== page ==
Alpharetta, GA – Metcam, a fabricator of sheet metal components and assemblies for OEMs, today announced it has successfully implemented nine process improvements since it began its Kaizen initiative in early 2014. Kaizen, which is Japanese for "good change," is a business philosophy of continuous improvement through small, targeted initiatives. Thus far, the projects have netted the company significant improvements in throughput (as much as 30%) and reductions in cycle times to the now-modified processes while further enhancing quality.
"Through these efforts, we have reorganized and restructured production processes, inventory management and materials planning," said Metcam President Bruce Hagenau. "Among their many benefits, the Kaizens have allowed us to integrate quality assurance more intentionally and thoroughly into our production processes—and to reduce our dependence on overtime to meet production goals."
One of the more significant improvements was the restructuring of turret punch tool management. Previously, punch tools were stored on two large racks with no labels—and no oversight. Tools became scattered over time, and operators would sometimes spend significant time looking for a tool. During the Kaizen, one of the team members suggested organizing the tools into a dedicated "tool center," with identification tags in front of each tool and a team member in charge of managing them.
Today, the center stores the tools in orderly rows in a dedicated, secured area. A designated team member pulls them in advance for each work order and ensures they are returned to their proper places after use. Not only has the improvement enhanced the efficiency and workflow of the punch cells, it has facilitated maintenance and inventory improvements, as well.
According to Metcam Quality Manager Richard Uber, one of the core benefits of the Kaizen initiatives is that workers on the production floor are the ones coming up with project ideas. Of the nine changes Metcam has implemented, only two were overseen by consultants hired in late 2013. The remaining seven were internally led projects spawned from suggestions contributed by shop floor personnel. "Anybody can make a suggestion to anyone on the Kaizen executive team, and these guys have great ideas," says Uber. "Most of the projects have been a slam dunk."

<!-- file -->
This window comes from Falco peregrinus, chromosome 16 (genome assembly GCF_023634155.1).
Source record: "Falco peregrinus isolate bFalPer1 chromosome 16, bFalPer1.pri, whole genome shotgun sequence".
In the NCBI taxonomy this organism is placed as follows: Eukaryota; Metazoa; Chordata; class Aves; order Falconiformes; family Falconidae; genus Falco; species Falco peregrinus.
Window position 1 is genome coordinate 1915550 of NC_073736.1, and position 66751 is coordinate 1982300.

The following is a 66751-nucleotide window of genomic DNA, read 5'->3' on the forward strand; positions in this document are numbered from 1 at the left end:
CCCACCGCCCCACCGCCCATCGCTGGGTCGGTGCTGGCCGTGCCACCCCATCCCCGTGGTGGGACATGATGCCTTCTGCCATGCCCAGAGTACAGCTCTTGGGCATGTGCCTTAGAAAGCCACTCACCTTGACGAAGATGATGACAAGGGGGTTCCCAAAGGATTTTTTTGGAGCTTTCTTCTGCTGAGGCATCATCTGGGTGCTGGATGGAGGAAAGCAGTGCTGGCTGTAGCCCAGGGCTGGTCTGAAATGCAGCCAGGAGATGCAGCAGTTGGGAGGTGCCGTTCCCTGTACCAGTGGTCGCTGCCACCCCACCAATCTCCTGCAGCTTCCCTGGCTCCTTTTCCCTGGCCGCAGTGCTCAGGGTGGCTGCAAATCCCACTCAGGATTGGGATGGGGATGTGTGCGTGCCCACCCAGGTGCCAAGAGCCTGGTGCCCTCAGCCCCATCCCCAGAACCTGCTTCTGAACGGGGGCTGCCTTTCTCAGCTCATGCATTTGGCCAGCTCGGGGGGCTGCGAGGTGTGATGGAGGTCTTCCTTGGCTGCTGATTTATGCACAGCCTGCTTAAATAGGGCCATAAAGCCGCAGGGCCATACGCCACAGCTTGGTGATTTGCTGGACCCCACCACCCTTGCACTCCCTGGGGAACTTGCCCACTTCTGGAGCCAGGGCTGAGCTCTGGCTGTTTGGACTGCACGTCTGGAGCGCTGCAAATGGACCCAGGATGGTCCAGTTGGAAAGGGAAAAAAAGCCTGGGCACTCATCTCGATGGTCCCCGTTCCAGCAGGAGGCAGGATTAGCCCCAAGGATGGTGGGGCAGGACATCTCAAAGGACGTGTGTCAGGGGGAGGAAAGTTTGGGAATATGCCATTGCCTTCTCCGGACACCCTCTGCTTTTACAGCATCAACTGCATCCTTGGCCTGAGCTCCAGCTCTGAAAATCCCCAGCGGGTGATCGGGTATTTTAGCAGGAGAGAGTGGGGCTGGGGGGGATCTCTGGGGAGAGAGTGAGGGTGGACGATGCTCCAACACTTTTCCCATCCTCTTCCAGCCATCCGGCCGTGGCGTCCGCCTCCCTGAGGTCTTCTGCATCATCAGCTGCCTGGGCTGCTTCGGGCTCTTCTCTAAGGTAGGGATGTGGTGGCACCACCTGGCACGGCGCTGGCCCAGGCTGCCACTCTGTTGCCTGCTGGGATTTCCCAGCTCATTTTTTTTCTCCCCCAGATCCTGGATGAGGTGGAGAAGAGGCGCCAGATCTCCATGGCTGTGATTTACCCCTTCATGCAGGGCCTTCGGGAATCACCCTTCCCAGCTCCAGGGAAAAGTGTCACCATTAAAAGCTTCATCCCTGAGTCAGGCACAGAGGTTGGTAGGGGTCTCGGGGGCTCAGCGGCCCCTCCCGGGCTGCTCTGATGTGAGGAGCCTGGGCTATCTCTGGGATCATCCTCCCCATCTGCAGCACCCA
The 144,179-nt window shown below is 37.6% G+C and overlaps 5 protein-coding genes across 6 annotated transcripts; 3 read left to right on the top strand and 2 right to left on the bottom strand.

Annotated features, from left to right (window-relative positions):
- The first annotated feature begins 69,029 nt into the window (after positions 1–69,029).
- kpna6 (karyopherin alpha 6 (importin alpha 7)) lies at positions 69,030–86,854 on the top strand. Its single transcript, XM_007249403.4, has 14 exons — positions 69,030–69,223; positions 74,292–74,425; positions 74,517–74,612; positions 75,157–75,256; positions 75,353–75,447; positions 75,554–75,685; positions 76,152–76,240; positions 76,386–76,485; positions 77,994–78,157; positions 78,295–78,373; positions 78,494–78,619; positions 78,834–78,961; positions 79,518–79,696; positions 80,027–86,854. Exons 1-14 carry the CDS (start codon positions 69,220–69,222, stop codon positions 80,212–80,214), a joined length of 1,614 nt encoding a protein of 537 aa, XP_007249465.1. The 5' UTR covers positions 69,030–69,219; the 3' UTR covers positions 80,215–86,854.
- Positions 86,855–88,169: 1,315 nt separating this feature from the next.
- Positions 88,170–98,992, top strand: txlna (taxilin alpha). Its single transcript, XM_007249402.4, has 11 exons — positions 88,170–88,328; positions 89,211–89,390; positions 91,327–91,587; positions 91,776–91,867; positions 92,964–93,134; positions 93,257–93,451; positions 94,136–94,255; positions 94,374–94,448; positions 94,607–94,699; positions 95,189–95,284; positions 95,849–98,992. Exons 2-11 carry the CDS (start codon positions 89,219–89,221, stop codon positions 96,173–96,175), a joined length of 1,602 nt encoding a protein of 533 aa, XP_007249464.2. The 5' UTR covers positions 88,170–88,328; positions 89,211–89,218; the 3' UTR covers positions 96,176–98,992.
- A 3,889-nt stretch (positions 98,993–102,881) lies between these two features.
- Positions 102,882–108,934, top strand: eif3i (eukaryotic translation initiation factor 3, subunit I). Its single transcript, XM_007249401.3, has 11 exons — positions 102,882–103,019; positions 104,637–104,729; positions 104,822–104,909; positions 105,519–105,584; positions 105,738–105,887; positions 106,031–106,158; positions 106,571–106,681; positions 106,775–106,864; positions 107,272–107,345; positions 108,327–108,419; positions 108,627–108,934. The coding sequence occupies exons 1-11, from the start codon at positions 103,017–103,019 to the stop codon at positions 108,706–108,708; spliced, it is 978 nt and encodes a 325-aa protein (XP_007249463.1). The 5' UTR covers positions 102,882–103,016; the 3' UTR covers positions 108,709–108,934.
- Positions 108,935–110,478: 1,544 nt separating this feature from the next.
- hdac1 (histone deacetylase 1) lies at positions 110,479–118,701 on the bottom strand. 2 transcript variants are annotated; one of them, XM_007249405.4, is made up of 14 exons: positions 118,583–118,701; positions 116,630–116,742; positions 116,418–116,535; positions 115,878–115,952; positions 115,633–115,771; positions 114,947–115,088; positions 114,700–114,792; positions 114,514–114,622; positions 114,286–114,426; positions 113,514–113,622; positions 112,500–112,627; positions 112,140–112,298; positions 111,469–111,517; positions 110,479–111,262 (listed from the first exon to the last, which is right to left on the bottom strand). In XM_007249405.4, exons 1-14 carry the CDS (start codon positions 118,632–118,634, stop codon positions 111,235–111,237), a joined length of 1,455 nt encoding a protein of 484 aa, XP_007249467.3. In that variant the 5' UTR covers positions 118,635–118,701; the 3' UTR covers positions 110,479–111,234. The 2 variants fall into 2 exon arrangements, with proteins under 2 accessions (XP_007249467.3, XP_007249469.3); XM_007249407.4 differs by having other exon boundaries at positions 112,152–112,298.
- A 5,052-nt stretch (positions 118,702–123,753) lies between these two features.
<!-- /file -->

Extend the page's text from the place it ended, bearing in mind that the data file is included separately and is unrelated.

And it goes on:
Hagenau points out that having personnel suggest the improvements increases buy-in—which was sometimes lacking in the company's previous quality initiatives. "Workers are really getting excited," says Hagenau. "We are building momentum and enthusiasm—employees want to be lean on their own, with support but without direction."
The Kaizen initiative will continue, Hagenau and Uber say, and Metcam is considering extending it to back-office processes and workflows. Hagenau's goal is to have everyone at Metcam involved. "We want everyone in the company to participate in at least one Kaizen by the end of Q1 2015," he says. "Then, the goal becomes supporting them with necessary resources and improving their skills so that they can lead their own lean initiatives in the future."
The entire Metcam team agrees that the Kaizens are very helpful in accomplishing Metcam's mission of "Highest Quality Products, Delivered On-Time," ultimately leading to continually improving customer satisfaction.
Metcam is a fabricator of precision sheet metal components and assemblies for original equipment manufacturers (OEMs) representing a wide variety of industries including telecommunications, electronics and HVAC. Metcam's advanced metalworking capabilities include laser cutting, punching, forming, hardware insertion, welding (including robotics), powder painting, silkscreen and parts assembly. Metcam also assists clients with product design and manufacturability to reduce their total cost of production. Metcam's award-winning service, combined with an aggressive focus on quality, environmental management and lean manufacturing, simplifies the outsourcing decision for firms worldwide.
For more information, visit www.metcam.com.